I am sitting with my friend, listening to my teacher read a book, when Miss Mary comes in to get me. She tells my teacher she’ll bring me back in time for snack. Good. I like snack, but I’d like to have heard the end of the story before we left. She carries me to her office where she has a little table and chairs. She has a doll and some cars on the table, so that looks like fun. I sit in the chair and Miss Mary asks me to show her the baby’s mouth, eyes, and nose. I point to them. “What is this?†she asks and points to the baby’s head. I tell her it’s “har.†I don’t know why we are pointing to these things. Can’t we just play with them? I start pushing the cars around and making noises like my daddy’s car. She hold up a car and says, “C–A–R. Say ‘car,’ Sam.†I try to imitate her. Then I go back to pushing the car and making car noises. Miss Mary gets out a book and starts to show me pictures in the book. She asks me what the pictures are. Doesn’t she know? After the book, Miss Mary takes me back to my class and tells me she’ll see me next week. Good. I’m back in time for snack!


Mr. Bob comes in before story time and talks to my teacher. I am sitting in my cube chair, ‘cause Mr. Bob told me and my teacher that I will be able to sit better, talk better, and pay better attention in my cube chair. I think he is right. We used to all sit on carpet squares, and I had to work so hard to sit up I couldn’t pay attention to the story or talk to the teacher! Other kids have cube chairs too, and some sit on the floor or on a special cushion. Mr. Bob brought my book for me to look at while we are listening. Mr. Bob made my book for me. It has just has three pages and they are thick pages, so I can turn them myself. This book helps me see what the teacher is talking about. We all take turns helping the teacher tell the story. Sometimes, when it is my turn to tell the story, I get to use Mr. Bob’s talking book. My teacher holds up her book, and I push the buttons on my talking book, and the book tells the story. I try to talk as much as I can. I tell my friends what I want them to shout out, like what the cow says. I like being the teacher. We do the same story every day for many days and pretty soon I know a lot of the words in the story and can tell other people what I know.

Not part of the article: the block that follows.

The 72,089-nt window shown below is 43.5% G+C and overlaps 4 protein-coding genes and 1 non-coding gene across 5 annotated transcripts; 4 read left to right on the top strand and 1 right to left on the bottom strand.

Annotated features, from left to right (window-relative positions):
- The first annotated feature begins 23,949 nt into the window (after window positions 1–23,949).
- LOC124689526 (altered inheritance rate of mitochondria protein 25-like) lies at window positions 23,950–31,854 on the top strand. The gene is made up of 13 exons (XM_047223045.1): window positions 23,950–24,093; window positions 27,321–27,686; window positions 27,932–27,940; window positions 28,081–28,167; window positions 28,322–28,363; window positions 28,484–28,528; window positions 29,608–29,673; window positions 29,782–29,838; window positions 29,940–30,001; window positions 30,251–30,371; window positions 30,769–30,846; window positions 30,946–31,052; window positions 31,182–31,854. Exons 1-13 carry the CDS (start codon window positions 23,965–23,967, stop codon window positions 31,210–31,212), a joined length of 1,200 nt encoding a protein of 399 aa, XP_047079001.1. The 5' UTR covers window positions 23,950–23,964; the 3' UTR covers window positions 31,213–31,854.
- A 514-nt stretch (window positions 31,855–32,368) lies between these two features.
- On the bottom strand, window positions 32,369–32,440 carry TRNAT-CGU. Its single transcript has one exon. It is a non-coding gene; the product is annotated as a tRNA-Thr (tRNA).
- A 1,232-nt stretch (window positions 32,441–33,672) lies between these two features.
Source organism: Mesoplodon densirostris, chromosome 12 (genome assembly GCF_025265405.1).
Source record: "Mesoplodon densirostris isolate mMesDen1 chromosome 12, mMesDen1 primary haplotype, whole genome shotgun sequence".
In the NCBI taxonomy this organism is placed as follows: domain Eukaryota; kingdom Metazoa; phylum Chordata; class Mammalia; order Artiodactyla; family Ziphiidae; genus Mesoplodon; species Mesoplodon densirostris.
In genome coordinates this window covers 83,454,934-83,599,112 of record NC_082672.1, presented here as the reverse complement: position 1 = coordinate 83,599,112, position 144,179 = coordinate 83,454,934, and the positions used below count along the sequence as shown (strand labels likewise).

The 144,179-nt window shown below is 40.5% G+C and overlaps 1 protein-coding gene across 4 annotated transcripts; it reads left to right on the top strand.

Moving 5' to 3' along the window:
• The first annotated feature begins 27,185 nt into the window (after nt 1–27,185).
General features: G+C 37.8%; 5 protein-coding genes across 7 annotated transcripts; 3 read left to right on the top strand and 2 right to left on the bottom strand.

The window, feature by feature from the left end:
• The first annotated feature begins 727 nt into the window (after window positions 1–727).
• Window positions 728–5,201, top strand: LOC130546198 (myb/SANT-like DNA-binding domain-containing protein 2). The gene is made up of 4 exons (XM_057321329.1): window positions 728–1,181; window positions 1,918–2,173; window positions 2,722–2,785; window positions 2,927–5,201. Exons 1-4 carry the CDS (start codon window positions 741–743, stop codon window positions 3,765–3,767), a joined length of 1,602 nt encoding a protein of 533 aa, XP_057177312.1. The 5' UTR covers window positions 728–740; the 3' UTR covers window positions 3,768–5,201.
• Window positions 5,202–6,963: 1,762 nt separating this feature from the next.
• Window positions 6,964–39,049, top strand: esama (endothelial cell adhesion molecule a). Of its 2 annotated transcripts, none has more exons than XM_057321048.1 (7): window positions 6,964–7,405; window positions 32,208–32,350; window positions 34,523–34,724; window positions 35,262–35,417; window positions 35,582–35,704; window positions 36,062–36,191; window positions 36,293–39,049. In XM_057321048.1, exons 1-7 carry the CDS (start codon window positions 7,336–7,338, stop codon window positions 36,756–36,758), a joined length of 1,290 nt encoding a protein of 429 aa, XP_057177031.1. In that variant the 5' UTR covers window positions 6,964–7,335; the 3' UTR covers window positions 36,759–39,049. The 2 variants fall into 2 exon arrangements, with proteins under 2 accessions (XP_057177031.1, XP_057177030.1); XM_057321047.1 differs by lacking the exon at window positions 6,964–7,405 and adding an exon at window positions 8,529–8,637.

Mr. Bob stays after story time. That’s when we all have choices about what we want to do. Mr. Bob helps us tell the teacher what we want to do, and then he goes around and helps some of us. He likes to help us talk to our friends and say what we’re doing. Sometimes he uses sign language or pictures. My friend Alison has a machine that Mr. Bob helps her use. When she pushes on part of it, the machine talks for her! It is really cool. Mr. Bob is teaching my teacher (how neat is that!) how to make it talk. Sometimes Mr. Bob brings in his friends. He calls them part of his “team†to teach him what to do. There is a lot of teaching going on in this classroom!

Now it is snack time, and Mr. Bob is eating with us today. He says he is going to eat his cracker and cheese in his ear! I shout, “Mouth!†Mr. Bob says, “Stop, Bob!†He laughs, tells me ‘thank you,’ and eats it with his mouth. Good thing I told him what to do. Then he said he is going to listen to me with his nose. I laugh. Mr. Bob is so funny. Marisa tells him, “Stop, Bob!†He stops and looks at her. She points to her ear. “Ear, Bob.†I say it too. “Ear, Bob!†My teacher asks me if I want to smell the cheese and holds the cheese to my eye. Everybody laughs, and says, “Stop, Ana!†My teacher says, “Where should I hold the cheese?†Everyone shouts, “His nose!†“Nose!†I yell too. She holds it up to my nose and I smell it. It’s fun to tell the teacher what to do!

The purpose of Transdisciplinary Play-Based Intervention, Second Edition (TPBI2) is to present a process for planning, implementing, and evaluating intervention for children from birth to 6 years of age who need supports to enhance their development. Within TPBI, the intent is to provide a structure for that process, a framework for conceptualizing intervention strategies, and a means for monitoring and evaluating the effectiveness of the strategies selected.